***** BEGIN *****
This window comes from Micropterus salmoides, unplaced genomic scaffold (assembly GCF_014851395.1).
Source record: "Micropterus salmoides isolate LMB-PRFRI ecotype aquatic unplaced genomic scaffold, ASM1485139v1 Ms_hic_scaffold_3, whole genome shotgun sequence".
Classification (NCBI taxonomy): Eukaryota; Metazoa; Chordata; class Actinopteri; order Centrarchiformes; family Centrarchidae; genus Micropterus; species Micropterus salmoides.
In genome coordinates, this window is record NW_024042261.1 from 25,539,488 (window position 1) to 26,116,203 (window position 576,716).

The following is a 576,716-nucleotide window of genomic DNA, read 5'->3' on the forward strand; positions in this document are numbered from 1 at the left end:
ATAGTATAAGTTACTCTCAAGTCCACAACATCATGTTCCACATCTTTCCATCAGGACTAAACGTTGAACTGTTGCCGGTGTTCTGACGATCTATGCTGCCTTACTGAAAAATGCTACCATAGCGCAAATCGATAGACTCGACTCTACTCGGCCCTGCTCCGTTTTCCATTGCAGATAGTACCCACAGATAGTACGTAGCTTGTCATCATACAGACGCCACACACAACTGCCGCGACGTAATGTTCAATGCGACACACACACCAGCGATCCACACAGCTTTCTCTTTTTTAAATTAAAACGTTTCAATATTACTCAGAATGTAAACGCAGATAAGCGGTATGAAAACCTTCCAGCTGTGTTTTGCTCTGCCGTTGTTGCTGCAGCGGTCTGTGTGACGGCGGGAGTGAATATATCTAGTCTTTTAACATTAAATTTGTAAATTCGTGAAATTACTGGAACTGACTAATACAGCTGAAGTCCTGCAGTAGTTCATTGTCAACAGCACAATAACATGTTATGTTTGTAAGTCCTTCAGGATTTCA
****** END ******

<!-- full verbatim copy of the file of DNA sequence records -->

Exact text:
This window comes from Micropterus salmoides, unplaced genomic scaffold (assembly GCF_014851395.1).
Source record: "Micropterus salmoides isolate LMB-PRFRI ecotype aquatic unplaced genomic scaffold, ASM1485139v1 Ms_hic_scaffold_3, whole genome shotgun sequence".
Classification (NCBI taxonomy): Eukaryota; Metazoa; Chordata; class Actinopteri; order Centrarchiformes; family Centrarchidae; genus Micropterus; species Micropterus salmoides.
In genome coordinates, this window is record NW_024042261.1 from 25,539,488 (window position 1) to 26,116,203 (window position 576,716).

The following is a 576,716-nucleotide window of genomic DNA, read 5'->3' on the forward strand; positions in this document are numbered from 1 at the left end:
ATAGTATAAGTTACTCTCAAGTCCACAACATCATGTTCCACATCTTTCCATCAGGACTAAACGTTGAACTGTTGCCGGTGTTCTGACGATCTATGCTGCCTTACTGAAAAATGCTACCATAGCGCAAATCGATAGACTCGACTCTACTCGGCCCTGCTCCGTTTTCCATTGCAGATAGTACCCACAGATAGTACGTAGCTTGTCATCATACAGACGCCACACACAACTGCCGCGACGTAATGTTCAATGCGACACACACACCAGCGATCCACACAGCTTTCTCTTTTTTAAATTAAAACGTTTCAATATTACTCAGAATGTAAACGCAGATAAGCGGTATGAAAACCTTCCAGCTGTGTTTTGCTCTGCCGTTGTTGCTGCAGCGGTCTGTGTGACGGCGGGAGTGAATATATCTAGTCTTTTAACATTAAATTTGTAAATTCGTGAAATTACTGGAACTGACTAATACAGCTGAAGTCCTGCAGTAGTTCATTGTCAACAGCACAATAACATGTTATGTTTGTAAGTCCTTCAGGATTTCA